At the International Congress of Virology in Montreal, Vincent speaks with Carla and Curtis about their work on RNA interference and antiviral defense in fruit flies, and viruses in the sea, the greatest biodiversity on Earth.
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The TWiV team discusses transmission of Ebola virus, and inhibition of Borna disease virus replication by viral DNA in the ground squirrel genome.
The TWiVers discuss the growing Ebola virus outbreak in West Africa, and an epidemic of respiratory disease in the US caused by enterovirus D68.
This episode: Discovery of a bacterium infected by two distinct organisms at the same time!
Michael returns to help the TWiP trio solve the case of the Delusional African Expatriate, who then discuss the association of natural and induced antibodies in mice with differential susceptibility to secondary cystic echinococcosis.
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The TWiMers get together at ASM Microbe 2016 in Boston to speak with David and Vanessa to talk about their work on regulation of bacterial virulence in the gut by bacterial adrenergic sensors, and the physiological mechanisms that make us ill and that help us recover.
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The Virtual Museum of Bacteria is a website that presents curated links about bacteria, embedded in informative articles. The website is up and running since 1998, making it one of the oldest websites on the internet. The texts are kept simple, though the collected links vary from simple to adva... Read More
This episode: A bacteria-virus system for developing useful enzymes!
This slideshow outlines the work of WHOI scientists Tracy Mincer and Kristen Whalen in the quest to beat antibiotic resistance through bioprospecting in the ocean. Read More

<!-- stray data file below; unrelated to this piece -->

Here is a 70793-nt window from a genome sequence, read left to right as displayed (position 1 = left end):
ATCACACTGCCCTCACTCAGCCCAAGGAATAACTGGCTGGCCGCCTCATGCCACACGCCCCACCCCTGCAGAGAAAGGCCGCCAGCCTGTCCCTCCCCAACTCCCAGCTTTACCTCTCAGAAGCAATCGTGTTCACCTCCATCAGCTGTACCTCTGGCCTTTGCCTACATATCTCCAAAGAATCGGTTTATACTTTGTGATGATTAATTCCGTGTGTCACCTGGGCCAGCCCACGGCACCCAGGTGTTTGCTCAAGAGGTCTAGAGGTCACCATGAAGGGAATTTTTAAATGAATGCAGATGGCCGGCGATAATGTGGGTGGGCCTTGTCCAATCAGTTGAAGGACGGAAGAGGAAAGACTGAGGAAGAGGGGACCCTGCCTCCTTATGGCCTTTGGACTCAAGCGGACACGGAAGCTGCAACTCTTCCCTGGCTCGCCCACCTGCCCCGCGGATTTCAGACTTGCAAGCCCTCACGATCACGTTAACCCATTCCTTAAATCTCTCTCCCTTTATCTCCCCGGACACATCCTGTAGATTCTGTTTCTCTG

Alkaline lysis was first described by Birnboim and Doly in 1979 (Nucleic Acids Res. 7, 1513-1523) and has, with a few modifications, been the preferred method for plasmid DNA extraction from bacteria ever since. The easiest way to describe how alkaline lysis works is to go through the procedure ... Read More
Interfering with communication among bacteria can prevent them from mounting a unified and perhaps deadly assault on their host organism, research by Howard Hughes Medical Institute (HHMI) investigators shows. The finding suggests a different kind of medicine that could be less likely than tradi... Read More
When I am asked to name the most lethal human virus, I never hesitate to name rabies virus. Infection with this virus is almost invariably fatal; just three unvaccinated individuals have been known to survive. New evidence from humans in the Peruvian Amazon suggests that the virus might be less ... Read More
It causes human mucormycosis and bovine mycotic abortion.
It is distinguished from R.arrhizus by its shorter stalk, and smaller sporangia and spores.
Var.oligosporus : has elongated columellae ; spores less obviously striated.
Var.rhizopodiformis : has ... Read More